As we get further into the holiday season, we need to keep focus on the true meaning of the holidays and what it really means to be human. Going into the New Year, as we continue to develop and focus on furthering the betterment of our world, it is more important now than ever before that we get to the root causes of how we got here and how we move forward together, with each other, for each other.
This video is remarkable and should be watched by everyone. Whether you already have a heart full of love, hope and ambition, or you have just given up. We are meant for great things still and we will get through these difficult times.
I wanted to add this story because it is just a great reminder and supporter of what I mean when I talk about the importance and greatness of helping each other. My grandmother read it to her Kiwanis group recently and I thought I would share it here. Even if you have seen this before, I believe you will still enjoy it.
Grandma’s Christmas Secret:
I remembered my first Christmas adventure with Grandma. I was just a kid. I remember tearing across town on my bike to visit her on the day my big sister dropped the bomb: “There is no Santa Clause,” she jeered. “Even dummies know that!” I fled to her that because I knew she would be straight with me. Grandma always told the truth.
Grandma was home, and I told her everything.She was ready for me. “No Santa Claus!” she snorted. “Ridiculous! Don’t believe it. That rumor has been going around for years, and it makes me mad, plain mad. Now, put on your coat, and let’s go.”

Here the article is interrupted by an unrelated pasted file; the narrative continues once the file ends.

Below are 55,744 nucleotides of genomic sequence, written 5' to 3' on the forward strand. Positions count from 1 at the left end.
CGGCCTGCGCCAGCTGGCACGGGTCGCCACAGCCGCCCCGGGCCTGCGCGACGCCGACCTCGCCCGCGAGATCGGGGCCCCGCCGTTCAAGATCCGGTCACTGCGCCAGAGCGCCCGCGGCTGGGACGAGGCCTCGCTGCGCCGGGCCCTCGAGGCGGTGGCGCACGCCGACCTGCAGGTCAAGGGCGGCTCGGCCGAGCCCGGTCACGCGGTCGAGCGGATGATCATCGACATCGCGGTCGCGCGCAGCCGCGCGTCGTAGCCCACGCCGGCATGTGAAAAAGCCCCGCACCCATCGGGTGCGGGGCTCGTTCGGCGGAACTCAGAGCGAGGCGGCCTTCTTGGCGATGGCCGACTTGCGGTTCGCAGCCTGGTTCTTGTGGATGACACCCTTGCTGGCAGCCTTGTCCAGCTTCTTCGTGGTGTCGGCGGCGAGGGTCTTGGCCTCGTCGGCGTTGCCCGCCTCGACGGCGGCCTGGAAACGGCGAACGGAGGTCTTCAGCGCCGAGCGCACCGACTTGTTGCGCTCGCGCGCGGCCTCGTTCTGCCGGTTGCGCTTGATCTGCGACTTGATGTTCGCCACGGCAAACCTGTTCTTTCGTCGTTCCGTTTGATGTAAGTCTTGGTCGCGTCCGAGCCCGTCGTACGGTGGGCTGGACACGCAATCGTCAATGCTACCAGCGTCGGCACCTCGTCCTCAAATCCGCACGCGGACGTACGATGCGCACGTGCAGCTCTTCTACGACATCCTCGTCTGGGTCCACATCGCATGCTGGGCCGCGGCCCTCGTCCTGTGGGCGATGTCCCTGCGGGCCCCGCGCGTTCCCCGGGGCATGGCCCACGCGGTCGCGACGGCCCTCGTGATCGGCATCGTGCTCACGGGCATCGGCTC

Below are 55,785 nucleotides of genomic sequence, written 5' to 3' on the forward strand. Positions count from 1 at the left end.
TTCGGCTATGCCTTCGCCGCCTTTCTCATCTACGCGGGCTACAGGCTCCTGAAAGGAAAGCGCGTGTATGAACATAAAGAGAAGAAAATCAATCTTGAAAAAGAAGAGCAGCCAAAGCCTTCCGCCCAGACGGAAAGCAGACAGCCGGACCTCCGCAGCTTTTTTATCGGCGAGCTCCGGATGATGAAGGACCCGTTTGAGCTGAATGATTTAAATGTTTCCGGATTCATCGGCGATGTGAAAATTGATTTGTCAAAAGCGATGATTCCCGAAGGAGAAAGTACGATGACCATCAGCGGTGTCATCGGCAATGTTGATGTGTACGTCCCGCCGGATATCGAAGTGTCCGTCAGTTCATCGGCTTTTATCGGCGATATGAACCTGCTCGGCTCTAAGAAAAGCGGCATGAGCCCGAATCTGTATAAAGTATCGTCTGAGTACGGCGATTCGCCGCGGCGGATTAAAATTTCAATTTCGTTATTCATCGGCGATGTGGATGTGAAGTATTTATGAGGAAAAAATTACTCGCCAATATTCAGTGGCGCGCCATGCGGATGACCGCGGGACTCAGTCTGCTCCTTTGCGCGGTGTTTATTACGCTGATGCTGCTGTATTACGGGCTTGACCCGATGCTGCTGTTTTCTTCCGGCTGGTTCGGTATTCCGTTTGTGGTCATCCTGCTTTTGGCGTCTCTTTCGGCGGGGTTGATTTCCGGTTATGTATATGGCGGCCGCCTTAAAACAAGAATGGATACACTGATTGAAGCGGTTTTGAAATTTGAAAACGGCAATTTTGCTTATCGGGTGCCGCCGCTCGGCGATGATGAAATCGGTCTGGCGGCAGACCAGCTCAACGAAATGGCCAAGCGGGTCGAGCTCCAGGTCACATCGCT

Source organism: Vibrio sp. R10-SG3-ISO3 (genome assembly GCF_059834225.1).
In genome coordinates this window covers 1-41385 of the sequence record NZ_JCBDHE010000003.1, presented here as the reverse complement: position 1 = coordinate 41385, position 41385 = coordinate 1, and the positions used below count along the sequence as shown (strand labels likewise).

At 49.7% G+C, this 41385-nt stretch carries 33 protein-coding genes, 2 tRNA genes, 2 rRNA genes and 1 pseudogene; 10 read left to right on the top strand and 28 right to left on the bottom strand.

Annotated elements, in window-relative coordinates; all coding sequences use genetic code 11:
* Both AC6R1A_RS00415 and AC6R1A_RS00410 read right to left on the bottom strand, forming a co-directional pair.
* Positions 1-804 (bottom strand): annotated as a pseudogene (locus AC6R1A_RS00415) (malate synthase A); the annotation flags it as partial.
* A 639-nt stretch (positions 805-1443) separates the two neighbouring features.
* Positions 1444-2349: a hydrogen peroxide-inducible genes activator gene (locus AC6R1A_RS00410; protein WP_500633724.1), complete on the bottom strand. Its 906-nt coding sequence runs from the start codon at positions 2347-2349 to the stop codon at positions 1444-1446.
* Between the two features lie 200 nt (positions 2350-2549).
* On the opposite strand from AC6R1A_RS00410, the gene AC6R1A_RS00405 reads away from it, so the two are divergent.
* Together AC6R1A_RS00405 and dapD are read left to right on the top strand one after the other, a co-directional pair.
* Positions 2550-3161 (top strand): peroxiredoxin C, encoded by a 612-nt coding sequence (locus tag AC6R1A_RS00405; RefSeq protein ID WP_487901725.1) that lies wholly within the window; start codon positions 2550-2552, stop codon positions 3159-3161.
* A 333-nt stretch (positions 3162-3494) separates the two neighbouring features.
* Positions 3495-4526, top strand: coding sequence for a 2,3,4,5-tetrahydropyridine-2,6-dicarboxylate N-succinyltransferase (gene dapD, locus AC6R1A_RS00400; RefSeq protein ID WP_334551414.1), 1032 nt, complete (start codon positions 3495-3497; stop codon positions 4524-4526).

We arrived at a store in town that had a little bit of just about everything. Grandma handed me ten dollars. “take this money,” she said, “and buy something someone else really needs. I’ll wait for you in the car.” Then she turned and walked out.
For a few moments I just stood there, confused, wondering what to buy, and who on earth to buy it for. I thought of everybody I knew: my family, my friends, my neighbors and the kids at school. I suddenly thought of Wayne Lieninger. He was a kid with bad breath and messy hair, and he sat right behind me in Mrs. Pollock’s grade-two class. Wayne didn’t have a coat. I knew that because he never went out for recess during the inter. His step-mother always wrote a note, telling the teacher that he had a cough, but all we kids knew that Wayne Lieninger didn’t have a cough , and he didn’t have a coat. I figured the ten-dollar bill with growing excitement. I would buy Wayne a coat!
I settled on a blue corduroy with a hood to it. It looked warm, and he would like that. “Os this a Christmas present for someone?” the lady behind the counter asked kindly, as I laid my ten dollars down. “Yes,” I answered. “It’s …. for Wayne.” The nice lady smiled at me. I didn’t get any change, but she put the coat in a bag and wished me a Merry Christmas.
That evening, Grandma helped me gift-wrap the coat (a little tag fell out of the coat, and Grandma tucked it in her Bible) and write, “To Wayne, From Santa Claus” on it — Grandma said that Santa insisted on secrecy. Then she drove me over to Wayne’s house, explaining as we went that I was now and forever officially one of Santa’s helpers.
Grandma parked down from Wayne’s house. We crept noiselessly and hid in the bushes by his front walk. Then Grandma gave me a nudge. “All right, Santa Claus,” she whispered, “get going.” I took a deep breath, dashed for his front door, threw the present down on his step, pounded his doorbell and flew back to the safety of the bushes and Grandma. We waited breathlessly for the front door to open. Finally it did, and there stood Wayne.
Fifty years haven’t dimmed the thrill of those moments. That night, I realized that those awful rumors about Santa Claus were just what Grandma said they were: ridiculous. I still have the Bible, with the tag tucked inside: $19.95.